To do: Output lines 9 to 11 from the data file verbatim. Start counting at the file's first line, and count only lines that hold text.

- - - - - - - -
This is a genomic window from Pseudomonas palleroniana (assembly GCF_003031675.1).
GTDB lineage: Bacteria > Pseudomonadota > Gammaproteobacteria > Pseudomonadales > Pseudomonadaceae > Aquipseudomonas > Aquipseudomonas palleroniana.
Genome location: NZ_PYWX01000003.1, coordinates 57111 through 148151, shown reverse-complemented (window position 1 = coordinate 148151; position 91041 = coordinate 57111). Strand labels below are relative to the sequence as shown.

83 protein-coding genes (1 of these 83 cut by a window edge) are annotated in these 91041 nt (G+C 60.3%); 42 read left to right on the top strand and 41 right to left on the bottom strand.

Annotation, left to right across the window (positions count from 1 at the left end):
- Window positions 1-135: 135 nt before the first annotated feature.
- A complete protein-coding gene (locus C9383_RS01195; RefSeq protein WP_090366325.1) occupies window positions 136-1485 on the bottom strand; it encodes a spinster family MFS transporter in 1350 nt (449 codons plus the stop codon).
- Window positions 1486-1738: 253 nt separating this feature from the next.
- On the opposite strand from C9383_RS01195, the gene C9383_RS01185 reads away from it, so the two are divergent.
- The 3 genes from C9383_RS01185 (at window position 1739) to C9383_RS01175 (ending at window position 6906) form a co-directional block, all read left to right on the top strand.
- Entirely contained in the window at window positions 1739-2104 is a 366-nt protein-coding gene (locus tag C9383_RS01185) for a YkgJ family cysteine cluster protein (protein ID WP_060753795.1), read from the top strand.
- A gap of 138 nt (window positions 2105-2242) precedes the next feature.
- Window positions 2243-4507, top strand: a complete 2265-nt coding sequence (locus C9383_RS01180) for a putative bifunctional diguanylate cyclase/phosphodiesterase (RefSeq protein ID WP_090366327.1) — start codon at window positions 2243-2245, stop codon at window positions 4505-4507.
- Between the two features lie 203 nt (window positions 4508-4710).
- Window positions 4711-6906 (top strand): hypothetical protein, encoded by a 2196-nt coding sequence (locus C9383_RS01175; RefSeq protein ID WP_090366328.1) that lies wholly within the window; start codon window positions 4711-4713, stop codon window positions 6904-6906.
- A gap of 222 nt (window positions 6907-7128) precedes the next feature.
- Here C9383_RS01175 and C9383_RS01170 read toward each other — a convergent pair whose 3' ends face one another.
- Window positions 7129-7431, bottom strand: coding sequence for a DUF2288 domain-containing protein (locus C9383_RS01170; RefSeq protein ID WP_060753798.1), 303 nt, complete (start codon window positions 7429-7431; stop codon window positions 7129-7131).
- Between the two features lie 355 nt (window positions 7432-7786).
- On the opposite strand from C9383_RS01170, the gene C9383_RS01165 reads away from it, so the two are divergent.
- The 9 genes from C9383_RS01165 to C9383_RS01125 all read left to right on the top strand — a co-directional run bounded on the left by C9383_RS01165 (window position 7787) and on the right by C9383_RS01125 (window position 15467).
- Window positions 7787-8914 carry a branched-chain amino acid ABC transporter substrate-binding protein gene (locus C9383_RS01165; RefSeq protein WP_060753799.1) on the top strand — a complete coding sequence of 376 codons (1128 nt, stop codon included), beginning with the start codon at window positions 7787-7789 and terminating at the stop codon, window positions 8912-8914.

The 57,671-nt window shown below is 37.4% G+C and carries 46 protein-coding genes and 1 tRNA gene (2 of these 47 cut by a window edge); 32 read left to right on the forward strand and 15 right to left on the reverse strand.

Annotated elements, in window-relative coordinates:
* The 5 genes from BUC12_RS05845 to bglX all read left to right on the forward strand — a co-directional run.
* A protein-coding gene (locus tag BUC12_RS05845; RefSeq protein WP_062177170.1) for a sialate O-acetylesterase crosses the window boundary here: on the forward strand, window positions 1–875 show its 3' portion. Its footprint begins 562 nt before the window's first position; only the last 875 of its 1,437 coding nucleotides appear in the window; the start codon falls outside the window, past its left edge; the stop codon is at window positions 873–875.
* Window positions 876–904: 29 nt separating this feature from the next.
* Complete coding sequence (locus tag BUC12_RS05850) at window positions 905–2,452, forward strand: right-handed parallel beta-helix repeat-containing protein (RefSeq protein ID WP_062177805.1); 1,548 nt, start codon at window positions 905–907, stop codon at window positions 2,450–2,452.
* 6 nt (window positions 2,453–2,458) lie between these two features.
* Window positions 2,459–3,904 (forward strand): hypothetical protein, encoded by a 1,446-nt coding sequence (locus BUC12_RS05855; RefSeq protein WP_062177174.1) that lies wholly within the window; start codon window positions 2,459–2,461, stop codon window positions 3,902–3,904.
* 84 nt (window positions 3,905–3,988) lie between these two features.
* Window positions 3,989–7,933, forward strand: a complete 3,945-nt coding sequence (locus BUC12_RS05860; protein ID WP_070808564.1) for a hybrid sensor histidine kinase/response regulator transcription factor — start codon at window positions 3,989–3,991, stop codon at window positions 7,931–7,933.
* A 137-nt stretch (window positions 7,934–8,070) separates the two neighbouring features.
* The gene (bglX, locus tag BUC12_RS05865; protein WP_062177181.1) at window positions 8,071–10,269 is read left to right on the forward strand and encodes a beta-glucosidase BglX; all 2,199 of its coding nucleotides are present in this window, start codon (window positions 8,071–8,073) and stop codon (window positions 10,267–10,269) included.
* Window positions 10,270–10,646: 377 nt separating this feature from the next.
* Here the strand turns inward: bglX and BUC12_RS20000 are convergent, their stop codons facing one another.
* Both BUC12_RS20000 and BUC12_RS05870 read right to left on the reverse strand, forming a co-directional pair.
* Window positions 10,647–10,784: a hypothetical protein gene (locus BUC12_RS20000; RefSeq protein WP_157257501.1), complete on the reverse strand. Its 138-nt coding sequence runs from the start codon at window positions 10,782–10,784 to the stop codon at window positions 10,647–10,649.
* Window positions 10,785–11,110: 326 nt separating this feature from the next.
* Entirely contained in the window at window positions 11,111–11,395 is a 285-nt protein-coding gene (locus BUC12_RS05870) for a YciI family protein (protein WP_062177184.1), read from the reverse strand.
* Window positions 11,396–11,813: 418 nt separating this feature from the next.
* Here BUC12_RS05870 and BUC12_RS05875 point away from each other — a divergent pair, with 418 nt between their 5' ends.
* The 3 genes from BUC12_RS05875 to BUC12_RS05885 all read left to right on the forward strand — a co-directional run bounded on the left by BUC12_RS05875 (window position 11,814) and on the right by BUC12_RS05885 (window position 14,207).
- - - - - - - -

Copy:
- On the opposite strand from C9383_RS01195, the gene C9383_RS01185 reads away from it, so the two are divergent.
- The 3 genes from C9383_RS01185 (at window position 1739) to C9383_RS01175 (ending at window position 6906) form a co-directional block, all read left to right on the top strand.
- Entirely contained in the window at window positions 1739-2104 is a 366-nt protein-coding gene (locus tag C9383_RS01185) for a YkgJ family cysteine cluster protein (protein ID WP_060753795.1), read from the top strand.